At the Conference on Prosperity and Security in Central America held in Miami last week, Vice President Mike Pence told presidents of Northern Triangle countries that the U.S. will be prioritizing “War on Drugs” tactics to stop illegal drugs and immigrants from entering the country. The VP told the assembled leaders that Central American gangs were to blame for most of these crimes, and also addressed corrupt politicians who have worked in collusion with drug cartels.
"President Trump has already taken decisive action to protect the American people from the harshest consequences of illegal immigration and the transnational drug trade," Pence said in his address. "To further stem the flow of illegal immigration and illegal drugs into the United States, President Trump knows, as do all of you, that we must confront these problems at their source. We must meet them -- and we must solve them -- in Central and South America."
Pence also told the assembled presidents that the U.S. would be cutting financial assistance for Northern Triangle countries. This year, the U.S. will be providing $650 million in financial aid, but next year, Pence said that amount would decrease to $460 million. The majority of the funding that is being cut was dedicated to social programs that had been implemented by the U.S. Agency for International Development.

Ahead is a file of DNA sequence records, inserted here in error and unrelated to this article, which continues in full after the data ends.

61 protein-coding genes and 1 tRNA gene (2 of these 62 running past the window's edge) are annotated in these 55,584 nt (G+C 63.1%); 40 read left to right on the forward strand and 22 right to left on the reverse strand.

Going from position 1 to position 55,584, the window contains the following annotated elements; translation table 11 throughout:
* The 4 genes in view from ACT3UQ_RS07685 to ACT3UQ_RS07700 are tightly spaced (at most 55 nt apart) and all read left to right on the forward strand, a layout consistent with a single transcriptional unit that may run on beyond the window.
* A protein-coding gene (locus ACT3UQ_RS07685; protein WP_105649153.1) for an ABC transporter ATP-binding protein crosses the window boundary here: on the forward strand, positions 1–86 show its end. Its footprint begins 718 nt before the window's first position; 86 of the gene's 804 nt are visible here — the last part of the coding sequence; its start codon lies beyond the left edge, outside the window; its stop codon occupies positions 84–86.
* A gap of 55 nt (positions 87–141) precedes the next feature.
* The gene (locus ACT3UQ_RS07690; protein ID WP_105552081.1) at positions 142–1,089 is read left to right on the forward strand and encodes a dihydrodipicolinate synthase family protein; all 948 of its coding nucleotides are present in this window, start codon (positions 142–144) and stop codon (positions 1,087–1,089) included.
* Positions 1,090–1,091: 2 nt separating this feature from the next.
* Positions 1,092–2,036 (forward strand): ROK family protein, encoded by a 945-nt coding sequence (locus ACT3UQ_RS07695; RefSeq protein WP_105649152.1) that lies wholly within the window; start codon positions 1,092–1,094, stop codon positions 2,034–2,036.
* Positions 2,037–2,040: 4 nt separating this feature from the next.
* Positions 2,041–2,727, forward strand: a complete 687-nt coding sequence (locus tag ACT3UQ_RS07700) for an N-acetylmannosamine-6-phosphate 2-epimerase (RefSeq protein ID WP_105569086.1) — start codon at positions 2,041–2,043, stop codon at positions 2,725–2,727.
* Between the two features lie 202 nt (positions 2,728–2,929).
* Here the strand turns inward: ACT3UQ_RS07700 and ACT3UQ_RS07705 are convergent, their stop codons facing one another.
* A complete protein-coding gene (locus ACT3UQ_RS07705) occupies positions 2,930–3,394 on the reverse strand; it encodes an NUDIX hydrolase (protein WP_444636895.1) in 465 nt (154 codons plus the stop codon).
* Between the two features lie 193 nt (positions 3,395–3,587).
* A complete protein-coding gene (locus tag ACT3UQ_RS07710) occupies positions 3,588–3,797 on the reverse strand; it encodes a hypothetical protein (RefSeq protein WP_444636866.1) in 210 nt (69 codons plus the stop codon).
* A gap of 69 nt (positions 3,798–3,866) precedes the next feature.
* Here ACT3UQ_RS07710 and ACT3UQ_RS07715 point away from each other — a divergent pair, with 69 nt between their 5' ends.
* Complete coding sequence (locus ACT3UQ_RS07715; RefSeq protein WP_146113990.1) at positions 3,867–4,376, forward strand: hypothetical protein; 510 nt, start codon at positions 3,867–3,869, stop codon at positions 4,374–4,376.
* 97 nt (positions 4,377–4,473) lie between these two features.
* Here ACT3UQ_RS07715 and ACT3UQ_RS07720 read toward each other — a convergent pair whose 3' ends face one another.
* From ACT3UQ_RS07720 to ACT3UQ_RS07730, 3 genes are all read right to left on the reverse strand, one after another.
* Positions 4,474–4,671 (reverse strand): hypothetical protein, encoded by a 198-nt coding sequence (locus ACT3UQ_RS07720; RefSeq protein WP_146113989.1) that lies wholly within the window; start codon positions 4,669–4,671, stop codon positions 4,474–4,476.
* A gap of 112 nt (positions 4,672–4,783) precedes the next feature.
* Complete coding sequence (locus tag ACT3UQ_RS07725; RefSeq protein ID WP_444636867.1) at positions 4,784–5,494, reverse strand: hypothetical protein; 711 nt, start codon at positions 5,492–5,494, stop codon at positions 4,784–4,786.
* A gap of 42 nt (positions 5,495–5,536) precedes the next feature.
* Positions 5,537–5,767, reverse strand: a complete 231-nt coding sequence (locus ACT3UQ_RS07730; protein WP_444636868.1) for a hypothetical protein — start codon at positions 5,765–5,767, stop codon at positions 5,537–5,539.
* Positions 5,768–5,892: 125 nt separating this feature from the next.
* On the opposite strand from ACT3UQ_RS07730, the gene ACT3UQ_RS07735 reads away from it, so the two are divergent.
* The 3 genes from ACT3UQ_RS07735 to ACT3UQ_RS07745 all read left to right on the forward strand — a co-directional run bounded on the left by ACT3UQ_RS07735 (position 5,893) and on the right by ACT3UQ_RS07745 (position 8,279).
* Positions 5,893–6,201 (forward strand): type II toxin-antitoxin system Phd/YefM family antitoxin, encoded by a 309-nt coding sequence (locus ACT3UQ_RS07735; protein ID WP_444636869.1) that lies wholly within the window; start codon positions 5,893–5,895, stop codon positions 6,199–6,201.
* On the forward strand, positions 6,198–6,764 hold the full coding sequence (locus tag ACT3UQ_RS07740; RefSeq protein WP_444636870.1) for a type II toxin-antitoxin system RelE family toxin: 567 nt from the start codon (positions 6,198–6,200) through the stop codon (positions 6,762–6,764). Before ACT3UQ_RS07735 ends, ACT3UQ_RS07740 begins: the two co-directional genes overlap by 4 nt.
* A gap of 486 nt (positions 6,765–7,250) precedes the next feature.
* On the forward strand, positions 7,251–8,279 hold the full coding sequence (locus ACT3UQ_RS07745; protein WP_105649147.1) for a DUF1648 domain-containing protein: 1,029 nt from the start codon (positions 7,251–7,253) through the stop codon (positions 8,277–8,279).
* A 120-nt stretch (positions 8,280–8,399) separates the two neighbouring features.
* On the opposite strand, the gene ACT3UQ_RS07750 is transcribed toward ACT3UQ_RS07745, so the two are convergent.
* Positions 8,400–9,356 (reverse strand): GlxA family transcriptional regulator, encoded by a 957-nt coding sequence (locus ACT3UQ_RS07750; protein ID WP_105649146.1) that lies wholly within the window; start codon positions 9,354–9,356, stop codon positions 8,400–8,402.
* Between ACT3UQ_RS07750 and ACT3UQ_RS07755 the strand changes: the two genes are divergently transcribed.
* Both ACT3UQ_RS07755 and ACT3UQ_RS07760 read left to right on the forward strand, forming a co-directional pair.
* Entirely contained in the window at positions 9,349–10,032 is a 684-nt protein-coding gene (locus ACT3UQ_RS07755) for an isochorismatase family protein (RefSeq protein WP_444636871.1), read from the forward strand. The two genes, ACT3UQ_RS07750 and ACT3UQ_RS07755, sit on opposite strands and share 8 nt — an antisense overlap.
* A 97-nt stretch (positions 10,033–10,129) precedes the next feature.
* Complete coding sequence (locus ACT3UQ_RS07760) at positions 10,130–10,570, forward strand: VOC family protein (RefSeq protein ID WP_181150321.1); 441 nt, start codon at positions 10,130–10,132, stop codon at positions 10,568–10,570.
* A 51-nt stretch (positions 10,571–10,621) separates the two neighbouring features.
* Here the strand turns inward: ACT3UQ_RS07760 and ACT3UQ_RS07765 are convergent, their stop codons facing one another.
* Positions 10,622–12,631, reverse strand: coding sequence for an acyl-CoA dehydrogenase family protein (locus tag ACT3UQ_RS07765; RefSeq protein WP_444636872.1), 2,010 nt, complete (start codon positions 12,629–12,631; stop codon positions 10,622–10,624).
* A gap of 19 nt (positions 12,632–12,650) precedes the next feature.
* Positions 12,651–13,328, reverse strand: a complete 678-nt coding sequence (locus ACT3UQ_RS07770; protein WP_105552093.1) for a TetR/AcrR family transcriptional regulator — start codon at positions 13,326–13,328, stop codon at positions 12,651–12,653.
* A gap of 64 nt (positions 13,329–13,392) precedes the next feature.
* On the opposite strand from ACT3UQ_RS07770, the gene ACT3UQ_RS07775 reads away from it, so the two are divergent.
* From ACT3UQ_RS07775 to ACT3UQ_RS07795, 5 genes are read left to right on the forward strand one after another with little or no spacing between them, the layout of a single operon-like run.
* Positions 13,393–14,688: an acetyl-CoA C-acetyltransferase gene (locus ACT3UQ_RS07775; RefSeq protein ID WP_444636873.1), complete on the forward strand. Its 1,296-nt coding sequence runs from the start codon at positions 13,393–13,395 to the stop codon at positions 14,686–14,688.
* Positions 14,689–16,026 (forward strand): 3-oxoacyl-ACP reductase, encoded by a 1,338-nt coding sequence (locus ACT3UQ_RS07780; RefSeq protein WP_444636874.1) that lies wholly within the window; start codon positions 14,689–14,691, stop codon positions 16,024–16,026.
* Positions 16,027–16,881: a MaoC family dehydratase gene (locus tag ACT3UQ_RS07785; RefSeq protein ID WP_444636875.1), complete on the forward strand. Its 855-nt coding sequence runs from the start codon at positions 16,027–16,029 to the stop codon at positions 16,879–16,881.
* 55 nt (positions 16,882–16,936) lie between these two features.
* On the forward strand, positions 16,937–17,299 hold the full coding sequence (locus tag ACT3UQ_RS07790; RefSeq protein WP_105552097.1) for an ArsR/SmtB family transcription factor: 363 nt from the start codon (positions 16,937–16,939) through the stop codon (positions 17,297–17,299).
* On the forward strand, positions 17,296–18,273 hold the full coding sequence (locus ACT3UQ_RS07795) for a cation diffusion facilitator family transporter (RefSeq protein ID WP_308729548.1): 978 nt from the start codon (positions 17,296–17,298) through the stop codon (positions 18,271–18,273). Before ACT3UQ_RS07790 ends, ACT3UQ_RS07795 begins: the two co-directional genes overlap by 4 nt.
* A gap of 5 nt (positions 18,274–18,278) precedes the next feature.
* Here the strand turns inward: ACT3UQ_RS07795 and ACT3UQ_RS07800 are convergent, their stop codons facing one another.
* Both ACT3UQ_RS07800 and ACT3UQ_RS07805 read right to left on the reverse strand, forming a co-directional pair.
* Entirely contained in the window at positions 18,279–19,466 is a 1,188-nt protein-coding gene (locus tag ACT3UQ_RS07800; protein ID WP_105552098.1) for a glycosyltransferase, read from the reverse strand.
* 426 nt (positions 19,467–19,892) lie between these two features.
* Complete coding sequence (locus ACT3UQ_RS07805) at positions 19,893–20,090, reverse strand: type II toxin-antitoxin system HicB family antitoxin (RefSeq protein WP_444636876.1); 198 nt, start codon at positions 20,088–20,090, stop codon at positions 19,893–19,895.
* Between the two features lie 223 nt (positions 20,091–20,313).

These social programs were implemented by the Alliance for Prosperity in Central America, a program instituted by the Obama administration in 2014. This program's original intent was to fight illegal drug trafficking and immigration by tackling the root causes of the issue. The program sought to address issues like marginalization of youth or lack of economic opportunity that drive Central American youth to engage in these illegal activities. This aspect of the Alliance for Prosperity was notably entirely absent from Pence's address.